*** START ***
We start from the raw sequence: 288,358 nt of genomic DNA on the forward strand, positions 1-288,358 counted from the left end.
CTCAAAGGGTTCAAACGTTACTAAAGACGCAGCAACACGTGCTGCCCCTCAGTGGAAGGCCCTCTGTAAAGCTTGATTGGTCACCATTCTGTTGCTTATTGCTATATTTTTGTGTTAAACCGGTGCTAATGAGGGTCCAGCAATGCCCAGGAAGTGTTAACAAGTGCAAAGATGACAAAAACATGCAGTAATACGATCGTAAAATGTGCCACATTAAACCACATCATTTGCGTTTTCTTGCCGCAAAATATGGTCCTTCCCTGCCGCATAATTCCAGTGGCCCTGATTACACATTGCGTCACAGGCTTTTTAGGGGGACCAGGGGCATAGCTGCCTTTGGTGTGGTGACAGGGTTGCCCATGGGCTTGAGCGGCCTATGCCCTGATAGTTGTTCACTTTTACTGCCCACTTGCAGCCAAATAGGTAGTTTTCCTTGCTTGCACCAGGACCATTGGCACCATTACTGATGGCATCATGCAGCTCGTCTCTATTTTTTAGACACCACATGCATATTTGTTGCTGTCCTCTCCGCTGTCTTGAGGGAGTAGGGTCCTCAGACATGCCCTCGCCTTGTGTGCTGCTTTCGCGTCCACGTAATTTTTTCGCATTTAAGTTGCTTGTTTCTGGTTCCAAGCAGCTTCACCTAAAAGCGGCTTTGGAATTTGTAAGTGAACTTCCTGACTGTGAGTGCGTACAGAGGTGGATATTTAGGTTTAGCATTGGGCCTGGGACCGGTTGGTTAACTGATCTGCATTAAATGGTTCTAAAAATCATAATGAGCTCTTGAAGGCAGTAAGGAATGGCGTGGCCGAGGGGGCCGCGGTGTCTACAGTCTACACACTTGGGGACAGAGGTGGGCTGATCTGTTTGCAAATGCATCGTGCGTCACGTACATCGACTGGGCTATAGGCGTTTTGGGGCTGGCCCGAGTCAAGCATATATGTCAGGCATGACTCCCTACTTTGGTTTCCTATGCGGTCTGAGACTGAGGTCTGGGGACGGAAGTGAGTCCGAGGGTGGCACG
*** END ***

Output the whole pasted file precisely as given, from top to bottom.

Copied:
We start from the raw sequence: 288,358 nt of genomic DNA on the forward strand, positions 1-288,358 counted from the left end.
CTCAAAGGGTTCAAACGTTACTAAAGACGCAGCAACACGTGCTGCCCCTCAGTGGAAGGCCCTCTGTAAAGCTTGATTGGTCACCATTCTGTTGCTTATTGCTATATTTTTGTGTTAAACCGGTGCTAATGAGGGTCCAGCAATGCCCAGGAAGTGTTAACAAGTGCAAAGATGACAAAAACATGCAGTAATACGATCGTAAAATGTGCCACATTAAACCACATCATTTGCGTTTTCTTGCCGCAAAATATGGTCCTTCCCTGCCGCATAATTCCAGTGGCCCTGATTACACATTGCGTCACAGGCTTTTTAGGGGGACCAGGGGCATAGCTGCCTTTGGTGTGGTGACAGGGTTGCCCATGGGCTTGAGCGGCCTATGCCCTGATAGTTGTTCACTTTTACTGCCCACTTGCAGCCAAATAGGTAGTTTTCCTTGCTTGCACCAGGACCATTGGCACCATTACTGATGGCATCATGCAGCTCGTCTCTATTTTTTAGACACCACATGCATATTTGTTGCTGTCCTCTCCGCTGTCTTGAGGGAGTAGGGTCCTCAGACATGCCCTCGCCTTGTGTGCTGCTTTCGCGTCCACGTAATTTTTTCGCATTTAAGTTGCTTGTTTCTGGTTCCAAGCAGCTTCACCTAAAAGCGGCTTTGGAATTTGTAAGTGAACTTCCTGACTGTGAGTGCGTACAGAGGTGGATATTTAGGTTTAGCATTGGGCCTGGGACCGGTTGGTTAACTGATCTGCATTAAATGGTTCTAAAAATCATAATGAGCTCTTGAAGGCAGTAAGGAATGGCGTGGCCGAGGGGGCCGCGGTGTCTACAGTCTACACACTTGGGGACAGAGGTGGGCTGATCTGTTTGCAAATGCATCGTGCGTCACGTACATCGACTGGGCTATAGGCGTTTTGGGGCTGGCCCGAGTCAAGCATATATGTCAGGCATGACTCCCTACTTTGGTTTCCTATGCGGTCTGAGACTGAGGTCTGGGGACGGAAGTGAGTCCGAGGGTGGCACG